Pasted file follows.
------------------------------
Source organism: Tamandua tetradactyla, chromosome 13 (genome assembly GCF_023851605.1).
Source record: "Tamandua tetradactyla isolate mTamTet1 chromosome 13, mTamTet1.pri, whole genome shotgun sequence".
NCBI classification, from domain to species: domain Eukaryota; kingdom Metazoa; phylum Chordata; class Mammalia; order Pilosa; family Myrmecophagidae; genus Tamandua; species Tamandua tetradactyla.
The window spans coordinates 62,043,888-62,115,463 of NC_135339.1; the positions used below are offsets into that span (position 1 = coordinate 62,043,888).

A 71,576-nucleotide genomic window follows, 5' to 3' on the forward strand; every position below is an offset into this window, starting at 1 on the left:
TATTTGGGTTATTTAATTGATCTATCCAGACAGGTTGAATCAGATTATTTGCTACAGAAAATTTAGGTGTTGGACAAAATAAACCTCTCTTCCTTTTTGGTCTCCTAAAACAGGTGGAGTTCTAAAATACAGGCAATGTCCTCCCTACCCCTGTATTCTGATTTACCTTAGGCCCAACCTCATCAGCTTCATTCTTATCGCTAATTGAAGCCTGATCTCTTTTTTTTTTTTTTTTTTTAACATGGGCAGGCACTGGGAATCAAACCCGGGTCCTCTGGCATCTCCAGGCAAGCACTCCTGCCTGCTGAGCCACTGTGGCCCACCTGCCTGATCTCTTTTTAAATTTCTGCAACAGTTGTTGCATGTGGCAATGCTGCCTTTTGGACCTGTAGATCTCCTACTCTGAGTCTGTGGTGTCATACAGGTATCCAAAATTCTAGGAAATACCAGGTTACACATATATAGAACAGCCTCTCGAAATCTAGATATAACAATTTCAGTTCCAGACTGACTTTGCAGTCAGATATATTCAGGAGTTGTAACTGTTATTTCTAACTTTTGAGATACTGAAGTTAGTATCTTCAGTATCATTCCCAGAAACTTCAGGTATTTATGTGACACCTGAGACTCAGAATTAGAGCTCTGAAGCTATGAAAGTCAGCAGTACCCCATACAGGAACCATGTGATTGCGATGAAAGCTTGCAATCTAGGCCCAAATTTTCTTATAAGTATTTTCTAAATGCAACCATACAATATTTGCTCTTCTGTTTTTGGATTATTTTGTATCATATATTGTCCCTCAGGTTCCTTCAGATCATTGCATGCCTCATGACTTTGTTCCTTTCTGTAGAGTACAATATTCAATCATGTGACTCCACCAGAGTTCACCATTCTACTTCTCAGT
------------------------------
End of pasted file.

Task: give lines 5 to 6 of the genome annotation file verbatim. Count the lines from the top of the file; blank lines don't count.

A 71,576-nucleotide genomic window follows, 5' to 3' on the forward strand; every position below is an offset into this window, starting at 1 on the left:
TATTTGGGTTATTTAATTGATCTATCCAGACAGGTTGAATCAGATTATTTGCTACAGAAAATTTAGGTGTTGGACAAAATAAACCTCTCTTCCTTTTTGGTCTCCTAAAACAGGTGGAGTTCTAAAATACAGGCAATGTCCTCCCTACCCCTGTATTCTGATTTACCTTAGGCCCAACCTCATCAGCTTCATTCTTATCGCTAATTGAAGCCTGATCTCTTTTTTTTTTTTTTTTTTTAACATGGGCAGGCACTGGGAATCAAACCCGGGTCCTCTGGCATCTCCAGGCAAGCACTCCTGCCTGCTGAGCCACTGTGGCCCACCTGCCTGATCTCTTTTTAAATTTCTGCAACAGTTGTTGCATGTGGCAATGCTGCCTTTTGGACCTGTAGATCTCCTACTCTGAGTCTGTGGTGTCATACAGGTATCCAAAATTCTAGGAAATACCAGGTTACACATATATAGAACAGCCTCTCGAAATCTAGATATAACAATTTCAGTTCCAGACTGACTTTGCAGTCAGATATATTCAGGAGTTGTAACTGTTATTTCTAACTTTTGAGATACTGAAGTTAGTATCTTCAGTATCATTCCCAGAAACTTCAGGTATTTATGTGACACCTGAGACTCAGAATTAGAGCTCTGAAGCTATGAAAGTCAGCAGTACCCCATACAGGAACCATGTGATTGCGATGAAAGCTTGCAATCTAGGCCCAAATTTTCTTATAAGTATTTTCTAAATGCAACCATACAATATTTGCTCTTCTGTTTTTGGATTATTTTGTATCATATATTGTCCCTCAGGTTCCTTCAGATCATTGCATGCCTCATGACTTTGTTCCTTTCTGTAGAGTACAATATTCAATCATGTGACTCCACCAGAGTTCACCATTCTACTTCTCAGT